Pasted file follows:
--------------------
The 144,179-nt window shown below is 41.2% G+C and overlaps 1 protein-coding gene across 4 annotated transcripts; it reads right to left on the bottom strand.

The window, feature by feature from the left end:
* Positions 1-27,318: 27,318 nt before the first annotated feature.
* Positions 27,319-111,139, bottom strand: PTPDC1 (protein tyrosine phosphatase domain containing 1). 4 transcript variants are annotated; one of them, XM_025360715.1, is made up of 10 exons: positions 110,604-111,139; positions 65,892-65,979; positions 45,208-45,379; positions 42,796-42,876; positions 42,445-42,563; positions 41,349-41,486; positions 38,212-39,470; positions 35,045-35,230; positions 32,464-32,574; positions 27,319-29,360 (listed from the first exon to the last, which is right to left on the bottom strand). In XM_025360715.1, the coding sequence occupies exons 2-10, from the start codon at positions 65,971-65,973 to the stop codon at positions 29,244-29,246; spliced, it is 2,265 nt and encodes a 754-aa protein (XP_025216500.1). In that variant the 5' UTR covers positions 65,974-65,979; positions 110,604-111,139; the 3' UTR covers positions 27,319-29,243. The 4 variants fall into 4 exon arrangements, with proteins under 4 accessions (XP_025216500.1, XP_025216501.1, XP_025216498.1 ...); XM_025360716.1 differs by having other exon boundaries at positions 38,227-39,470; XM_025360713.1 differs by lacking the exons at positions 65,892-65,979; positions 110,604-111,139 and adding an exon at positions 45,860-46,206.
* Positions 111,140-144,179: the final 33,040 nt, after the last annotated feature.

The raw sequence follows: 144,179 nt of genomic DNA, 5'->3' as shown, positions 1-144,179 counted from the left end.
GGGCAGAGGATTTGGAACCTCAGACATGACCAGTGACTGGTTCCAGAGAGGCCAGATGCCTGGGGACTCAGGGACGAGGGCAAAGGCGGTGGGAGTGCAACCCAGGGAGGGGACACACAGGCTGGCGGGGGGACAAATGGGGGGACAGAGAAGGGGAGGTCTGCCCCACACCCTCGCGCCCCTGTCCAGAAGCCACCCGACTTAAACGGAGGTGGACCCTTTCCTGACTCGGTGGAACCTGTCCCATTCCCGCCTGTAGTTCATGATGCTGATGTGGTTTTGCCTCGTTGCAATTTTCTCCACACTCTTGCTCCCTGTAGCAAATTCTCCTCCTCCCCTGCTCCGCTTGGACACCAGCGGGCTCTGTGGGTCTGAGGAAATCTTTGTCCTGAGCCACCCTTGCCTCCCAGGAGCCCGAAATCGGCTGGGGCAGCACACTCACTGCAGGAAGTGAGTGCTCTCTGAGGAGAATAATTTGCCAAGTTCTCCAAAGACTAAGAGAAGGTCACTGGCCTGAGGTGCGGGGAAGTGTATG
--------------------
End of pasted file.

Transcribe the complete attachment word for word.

The 144,179-nt window shown below is 41.2% G+C and overlaps 1 protein-coding gene across 4 annotated transcripts; it reads right to left on the bottom strand.

The window, feature by feature from the left end:
* Positions 1-27,318: 27,318 nt before the first annotated feature.
* Positions 27,319-111,139, bottom strand: PTPDC1 (protein tyrosine phosphatase domain containing 1). 4 transcript variants are annotated; one of them, XM_025360715.1, is made up of 10 exons: positions 110,604-111,139; positions 65,892-65,979; positions 45,208-45,379; positions 42,796-42,876; positions 42,445-42,563; positions 41,349-41,486; positions 38,212-39,470; positions 35,045-35,230; positions 32,464-32,574; positions 27,319-29,360 (listed from the first exon to the last, which is right to left on the bottom strand). In XM_025360715.1, the coding sequence occupies exons 2-10, from the start codon at positions 65,971-65,973 to the stop codon at positions 29,244-29,246; spliced, it is 2,265 nt and encodes a 754-aa protein (XP_025216500.1). In that variant the 5' UTR covers positions 65,974-65,979; positions 110,604-111,139; the 3' UTR covers positions 27,319-29,243. The 4 variants fall into 4 exon arrangements, with proteins under 4 accessions (XP_025216500.1, XP_025216501.1, XP_025216498.1 ...); XM_025360716.1 differs by having other exon boundaries at positions 38,227-39,470; XM_025360713.1 differs by lacking the exons at positions 65,892-65,979; positions 110,604-111,139 and adding an exon at positions 45,860-46,206.
* Positions 111,140-144,179: the final 33,040 nt, after the last annotated feature.

The raw sequence follows: 144,179 nt of genomic DNA, 5'->3' as shown, positions 1-144,179 counted from the left end.
GGGCAGAGGATTTGGAACCTCAGACATGACCAGTGACTGGTTCCAGAGAGGCCAGATGCCTGGGGACTCAGGGACGAGGGCAAAGGCGGTGGGAGTGCAACCCAGGGAGGGGACACACAGGCTGGCGGGGGGACAAATGGGGGGACAGAGAAGGGGAGGTCTGCCCCACACCCTCGCGCCCCTGTCCAGAAGCCACCCGACTTAAACGGAGGTGGACCCTTTCCTGACTCGGTGGAACCTGTCCCATTCCCGCCTGTAGTTCATGATGCTGATGTGGTTTTGCCTCGTTGCAATTTTCTCCACACTCTTGCTCCCTGTAGCAAATTCTCCTCCTCCCCTGCTCCGCTTGGACACCAGCGGGCTCTGTGGGTCTGAGGAAATCTTTGTCCTGAGCCACCCTTGCCTCCCAGGAGCCCGAAATCGGCTGGGGCAGCACACTCACTGCAGGAAGTGAGTGCTCTCTGAGGAGAATAATTTGCCAAGTTCTCCAAAGACTAAGAGAAGGTCACTGGCCTGAGGTGCGGGGAAGTGTATG